HAMPSTEAD — Hampstead Academy administrators will be heading to the Department of Education Thursday requesting permission to add grades nine through 12 to the school.
Currently, the private school houses students from pre-kindergarten to eighth grade. The school received conditional approval for the project from the Planning Board on April 1.
Hampstead Academy Head of School Liane Odom said the increase in grades will not bring structural changes to the current building and the Advanced Placement-focused curriculum will bring in more teachers to educate the students.
Odom said the school already has enough rooms for subject areas like math, science, social studies, language arts, and homerooms to accommodate the increase in grades should they be added.
According to Odom, the school currently has 11 teachers and 30 students enrolled in grades pre-kindergarten through six. She said the high school grades would not begin for about three years, when the current sixth graders would be set to enter high school.
"We want to keep middle school students, we think they're fabulous," Odom said noting students would stay for high school because they seek the academic one-on-one approach. "The best way to keep them is have a high school program that's just as fabulous as the elementary programs."
With the addition of the four high school grades, Odom said the school will have one class per grade with 12 to 15 students per grade to keep the science, technology, engineering, arts, and mathematics focused curriculum.
Ken Brown of Hampstead transferred his son Seth, 13, to the seventh grade at the school two weeks ago to give him a better student-to-teacher ratio and meet Seth's Attention Deficit Hyperactivity Disorder accommodations.
Brown said if the school added the higher grades he would "without a second thought" keep Seth there.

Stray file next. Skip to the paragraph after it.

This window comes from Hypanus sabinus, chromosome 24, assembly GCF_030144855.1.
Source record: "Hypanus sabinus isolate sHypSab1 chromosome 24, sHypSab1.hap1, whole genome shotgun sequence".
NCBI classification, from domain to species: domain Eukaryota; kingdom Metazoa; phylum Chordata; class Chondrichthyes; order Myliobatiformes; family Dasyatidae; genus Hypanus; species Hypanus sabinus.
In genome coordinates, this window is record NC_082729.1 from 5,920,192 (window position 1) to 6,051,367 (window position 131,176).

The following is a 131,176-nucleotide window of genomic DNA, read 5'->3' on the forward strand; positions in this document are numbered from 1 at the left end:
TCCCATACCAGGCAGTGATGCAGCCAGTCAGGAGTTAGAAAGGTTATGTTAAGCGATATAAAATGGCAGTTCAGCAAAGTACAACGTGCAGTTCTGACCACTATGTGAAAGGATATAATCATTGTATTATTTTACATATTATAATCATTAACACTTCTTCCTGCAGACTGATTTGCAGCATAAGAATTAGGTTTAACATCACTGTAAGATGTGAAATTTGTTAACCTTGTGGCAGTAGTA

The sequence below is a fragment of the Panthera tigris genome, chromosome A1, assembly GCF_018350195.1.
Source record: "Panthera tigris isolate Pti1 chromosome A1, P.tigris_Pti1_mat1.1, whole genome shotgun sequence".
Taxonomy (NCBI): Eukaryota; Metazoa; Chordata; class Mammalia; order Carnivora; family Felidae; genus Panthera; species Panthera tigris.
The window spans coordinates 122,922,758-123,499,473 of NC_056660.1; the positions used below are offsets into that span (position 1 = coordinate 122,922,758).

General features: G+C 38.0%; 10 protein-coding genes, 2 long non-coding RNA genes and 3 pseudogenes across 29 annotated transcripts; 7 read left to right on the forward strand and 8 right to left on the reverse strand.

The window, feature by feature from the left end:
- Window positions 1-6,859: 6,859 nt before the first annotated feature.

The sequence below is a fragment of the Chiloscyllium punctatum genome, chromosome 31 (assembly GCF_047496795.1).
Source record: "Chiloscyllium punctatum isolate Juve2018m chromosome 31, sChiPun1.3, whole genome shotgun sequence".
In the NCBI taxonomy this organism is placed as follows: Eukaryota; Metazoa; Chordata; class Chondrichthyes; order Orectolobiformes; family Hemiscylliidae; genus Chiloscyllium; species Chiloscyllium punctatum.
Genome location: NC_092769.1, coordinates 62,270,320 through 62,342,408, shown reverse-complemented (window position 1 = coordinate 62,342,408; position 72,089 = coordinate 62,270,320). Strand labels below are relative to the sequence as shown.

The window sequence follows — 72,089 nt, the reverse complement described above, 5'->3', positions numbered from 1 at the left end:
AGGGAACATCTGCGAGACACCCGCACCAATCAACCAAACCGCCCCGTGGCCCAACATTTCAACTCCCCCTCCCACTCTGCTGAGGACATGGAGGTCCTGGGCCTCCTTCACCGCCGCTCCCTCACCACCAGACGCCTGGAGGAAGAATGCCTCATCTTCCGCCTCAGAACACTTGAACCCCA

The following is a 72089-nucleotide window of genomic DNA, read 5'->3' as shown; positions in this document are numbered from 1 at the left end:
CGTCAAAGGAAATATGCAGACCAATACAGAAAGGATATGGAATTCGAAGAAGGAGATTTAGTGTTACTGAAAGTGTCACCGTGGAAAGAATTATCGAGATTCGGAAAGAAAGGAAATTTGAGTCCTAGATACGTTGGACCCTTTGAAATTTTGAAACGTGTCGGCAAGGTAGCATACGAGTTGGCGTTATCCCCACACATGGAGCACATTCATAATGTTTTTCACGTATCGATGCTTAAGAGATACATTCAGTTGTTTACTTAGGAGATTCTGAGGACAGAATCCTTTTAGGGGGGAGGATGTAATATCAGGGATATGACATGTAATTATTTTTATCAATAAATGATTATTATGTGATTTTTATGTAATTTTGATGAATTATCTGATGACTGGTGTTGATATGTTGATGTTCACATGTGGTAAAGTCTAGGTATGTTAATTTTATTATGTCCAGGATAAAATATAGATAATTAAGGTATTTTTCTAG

Brown said Seth was not doing well at Hampstead Middle School, where he was bullied, cyber-bullied, and experienced anti-Semitic threats. But now, Brown said Seth is "waking up looking forward to going to school."
According to Brown, it's important to have a low teacher-to-student ratio because of the distractions large classrooms bring.
Similar to Brown, Jay Robinson of Hampstead wants his youngest son to receive more one-on-one attention, which is why he's sending 13-year-old Hayden to Hampstead Academy for his eighth-grade year.
Robinson said it would be an easier transition for his son if Hampstead Academy added a high school because he would have already been acclimated there.
"He would be better in a smaller environment than a bigger environment," Robinson said of his son.
If the school is on board, Robinson said he is also interested in starting a wrestling team there.
Hampstead resident Melissa Denton has children who attend the public schools, but said she attended the Planning Board meeting for her mother who lives across the street from the school to learn about the plan.
Denton said she was nervous about the increase in grades, however she doesn't have any concerns after learning the school would not be adding lights and would not allow students to drive.
Odom too said there will not be any assigned parking for the high school students.
Denton said her mother was also concerned about the additional grades bringing increased traffic, due to events happening outside of the normal school hours. However, her mother no longer has concerns due to the school's plan.